University of Kansas

The University of Kansas has reversed course and decided to leave it up to department chairs and directors whether to hold in-person classes this fall.

Faculty members had revolted last week after they were told to return to campus beginning Aug. 24, unless they could invoke an exemption under the Americans with Disabilities Act.

Fifty-two University of Kansas department chairs have signed a letter challenging the school’s requirement that most classes this fall be offered in person. The faculty members insist they should have the option of teaching online.

The letter, addressed to Provost Barbara Bichelmeyer, was sent after Chancellor Douglas Girod announced last week that KU would hold in-person classes starting on Aug. 24 as part of a shortened semester ending before Thanksgiving. Students will be encouraged to leave the campus after the holiday to minimize the risk of spreading the novel coronavirus.

Nomin Ujiyediin / Kansas News Service file photo

WICHITA, Kansas — Gone are the days of sneaking late into a crowded lecture hall. Reading college students' disapproving faces won't be easy. And Thanksgiving is the new Christmas.

There’ll be a lot of adjustments this fall for students and professors at Kansas’ universities, institutions that have been finalizing plans for how they’ll keep everyone safe from the coronavirus when in-person instruction returns.

Colleges and universities in Kansas and Missouri are rolling out plans for the fall semester, which will look very different because of COVID-19.

The University of Missouri-Kansas City plans to hold the majority of classes in-person but to limit class size to 25% of room capacity, a move that will require a longer school day.

“We expect most students to have a schedule that combines in-person classes with some blended or online courses, unless they specifically request all online,” Provost Jenny Lundgren wrote in an email to students, faculty and staff on Monday.

Nomin Ujiyediin / Kansas News Service

The testimonials from black people about their experience on Kansas college campuses ring both familiar and fresh as protests against racism continue across the world.

Some talk about death threats riddled with racial slurs tucked in their mailboxes, about baseless confrontations with campus police, or about being told in ways both subtle and explicit that they don’t belong.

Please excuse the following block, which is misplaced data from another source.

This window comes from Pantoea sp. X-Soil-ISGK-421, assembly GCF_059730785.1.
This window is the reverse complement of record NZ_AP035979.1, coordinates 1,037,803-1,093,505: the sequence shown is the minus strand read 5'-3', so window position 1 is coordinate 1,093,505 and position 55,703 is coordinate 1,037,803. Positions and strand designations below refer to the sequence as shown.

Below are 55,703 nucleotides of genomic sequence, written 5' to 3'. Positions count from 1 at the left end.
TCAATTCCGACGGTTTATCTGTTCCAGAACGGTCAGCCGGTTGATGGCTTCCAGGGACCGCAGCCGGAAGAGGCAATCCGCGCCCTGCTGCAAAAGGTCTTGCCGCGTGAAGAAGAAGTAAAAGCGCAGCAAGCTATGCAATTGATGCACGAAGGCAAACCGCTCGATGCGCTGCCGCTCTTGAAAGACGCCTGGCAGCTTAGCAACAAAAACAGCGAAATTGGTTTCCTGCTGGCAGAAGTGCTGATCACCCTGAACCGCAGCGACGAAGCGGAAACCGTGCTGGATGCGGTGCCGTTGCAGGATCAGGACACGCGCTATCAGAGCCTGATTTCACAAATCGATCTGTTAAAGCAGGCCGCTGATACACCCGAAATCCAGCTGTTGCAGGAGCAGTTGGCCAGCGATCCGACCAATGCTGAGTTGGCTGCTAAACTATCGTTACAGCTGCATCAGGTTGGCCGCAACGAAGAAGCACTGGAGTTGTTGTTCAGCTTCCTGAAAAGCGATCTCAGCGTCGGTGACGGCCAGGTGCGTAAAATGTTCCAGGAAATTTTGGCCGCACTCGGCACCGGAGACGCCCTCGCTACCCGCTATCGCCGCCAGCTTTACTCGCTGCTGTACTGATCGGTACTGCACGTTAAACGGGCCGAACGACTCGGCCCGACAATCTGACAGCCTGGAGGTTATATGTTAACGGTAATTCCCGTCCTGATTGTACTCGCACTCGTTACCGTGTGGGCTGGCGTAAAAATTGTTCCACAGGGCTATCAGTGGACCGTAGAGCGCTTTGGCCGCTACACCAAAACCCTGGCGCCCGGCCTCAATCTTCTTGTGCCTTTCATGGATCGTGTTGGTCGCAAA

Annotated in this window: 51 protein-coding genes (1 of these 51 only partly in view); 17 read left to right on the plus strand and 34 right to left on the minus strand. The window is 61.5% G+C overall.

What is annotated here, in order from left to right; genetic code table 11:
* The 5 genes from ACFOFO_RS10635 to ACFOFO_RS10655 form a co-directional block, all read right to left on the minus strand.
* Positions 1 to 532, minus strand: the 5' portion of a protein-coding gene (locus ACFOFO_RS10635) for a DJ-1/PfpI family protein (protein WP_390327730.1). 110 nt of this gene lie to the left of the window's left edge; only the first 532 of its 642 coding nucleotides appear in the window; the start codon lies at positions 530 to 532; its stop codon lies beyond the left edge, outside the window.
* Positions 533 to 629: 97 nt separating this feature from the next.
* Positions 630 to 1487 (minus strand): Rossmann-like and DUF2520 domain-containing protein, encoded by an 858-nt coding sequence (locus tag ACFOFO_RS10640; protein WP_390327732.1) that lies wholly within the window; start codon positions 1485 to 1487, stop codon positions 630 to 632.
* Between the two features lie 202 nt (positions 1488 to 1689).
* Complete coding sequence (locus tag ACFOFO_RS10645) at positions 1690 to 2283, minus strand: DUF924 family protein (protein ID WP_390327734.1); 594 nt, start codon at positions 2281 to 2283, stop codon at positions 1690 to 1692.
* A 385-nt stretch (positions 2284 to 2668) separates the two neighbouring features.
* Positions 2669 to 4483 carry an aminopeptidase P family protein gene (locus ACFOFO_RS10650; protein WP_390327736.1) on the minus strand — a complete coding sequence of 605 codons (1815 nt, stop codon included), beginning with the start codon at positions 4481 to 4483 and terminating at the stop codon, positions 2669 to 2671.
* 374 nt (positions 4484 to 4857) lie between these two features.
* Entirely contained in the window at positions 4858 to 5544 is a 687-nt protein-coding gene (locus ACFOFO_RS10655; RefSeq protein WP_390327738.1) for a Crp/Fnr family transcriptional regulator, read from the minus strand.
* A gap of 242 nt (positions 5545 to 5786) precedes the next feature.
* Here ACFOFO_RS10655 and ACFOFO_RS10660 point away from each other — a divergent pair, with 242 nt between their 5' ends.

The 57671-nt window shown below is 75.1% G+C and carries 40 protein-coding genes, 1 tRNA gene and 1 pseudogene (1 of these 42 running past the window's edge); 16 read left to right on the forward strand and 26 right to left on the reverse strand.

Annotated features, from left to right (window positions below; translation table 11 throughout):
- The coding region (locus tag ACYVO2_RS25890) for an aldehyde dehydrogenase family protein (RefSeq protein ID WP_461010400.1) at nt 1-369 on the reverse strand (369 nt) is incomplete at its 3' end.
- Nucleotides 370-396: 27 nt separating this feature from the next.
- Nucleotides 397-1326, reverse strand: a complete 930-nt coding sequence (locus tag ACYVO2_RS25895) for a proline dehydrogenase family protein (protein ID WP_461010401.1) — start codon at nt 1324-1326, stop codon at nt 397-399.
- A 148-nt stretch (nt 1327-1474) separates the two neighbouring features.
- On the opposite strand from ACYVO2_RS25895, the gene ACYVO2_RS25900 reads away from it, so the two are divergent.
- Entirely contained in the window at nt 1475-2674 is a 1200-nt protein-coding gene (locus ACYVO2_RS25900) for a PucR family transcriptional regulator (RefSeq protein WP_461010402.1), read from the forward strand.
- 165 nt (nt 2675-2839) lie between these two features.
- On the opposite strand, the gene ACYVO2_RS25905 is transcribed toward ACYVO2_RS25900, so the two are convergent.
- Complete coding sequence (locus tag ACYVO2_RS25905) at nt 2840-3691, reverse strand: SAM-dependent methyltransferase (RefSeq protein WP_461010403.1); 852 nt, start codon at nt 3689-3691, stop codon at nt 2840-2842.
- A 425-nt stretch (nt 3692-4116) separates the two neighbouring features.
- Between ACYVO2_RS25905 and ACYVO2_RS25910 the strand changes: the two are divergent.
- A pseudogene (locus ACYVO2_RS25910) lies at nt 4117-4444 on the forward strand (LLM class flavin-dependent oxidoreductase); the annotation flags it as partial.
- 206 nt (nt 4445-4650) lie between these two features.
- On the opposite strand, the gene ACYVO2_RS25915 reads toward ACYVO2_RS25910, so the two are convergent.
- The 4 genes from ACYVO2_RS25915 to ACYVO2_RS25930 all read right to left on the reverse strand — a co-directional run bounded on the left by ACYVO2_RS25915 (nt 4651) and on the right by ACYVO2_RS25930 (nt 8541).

James Ehlers

WICHITA, Kansas — Educators say there was a silver lining when Kansas schools and campuses had to shut down because of the coronavirus: It was a chance to learn how to do remote learning right.

Now with college finals submitted and most K-12 schools in summer vacation mode, educators are reflecting on those two months of online teaching, especially knowing that some universities will have to do it again come fall (Wichita State plans online-only instruction after Thanksgiving).

Here are six things that Kansas professors and teachers say they’ve learned outside of the physical classroom.

Recognizing that medical problems are often intertwined with legal ones, Kansas' two law schools are providing health care workers with free legal services amid the COVID-19 pandemic.

University of Kansas law students are working with licensed attorneys to help the workers draft wills, living wills, health care directives and powers of attorney. The services will be provided remotely. The Washburn Law Clinic at Washburn University School of Law in Topeka is providing similar services for Topeka hospital employees who can't afford legal help.

Legal bills continue to pile up as KU Athletics defends itself against a federal lawsuit filed by former head football coach David Beaty.

So far, KU has paid a big downtown Kansas City law firm $352,553, according to legal bills obtained through the Kansas Open Records Act.

The trial isn't scheduled until February 2021 so there is the possibility for hundreds of thousands of dollars in additional legal bills.

Chris Neal / For the Kansas News Service

WICHITA, Kansas — Kansas colleges will soon get millions in federal money to help with the ripple effects from the coronavirus, but educators and experts say it’s not nearly enough.

At least six female athletes at the University of Kansas reported they experienced unwanted touching from a massage therapist who was recently charged with a child sex crime, the school said Tuesday. 

Investigators also discovered that an athletic trainer knew of “unwarranted and unwanted touching” by Shawn O’Brien, but the school said in an email to staff and students that the trainer did not “appropriately report the conduct, as it is required by the university.”

Pages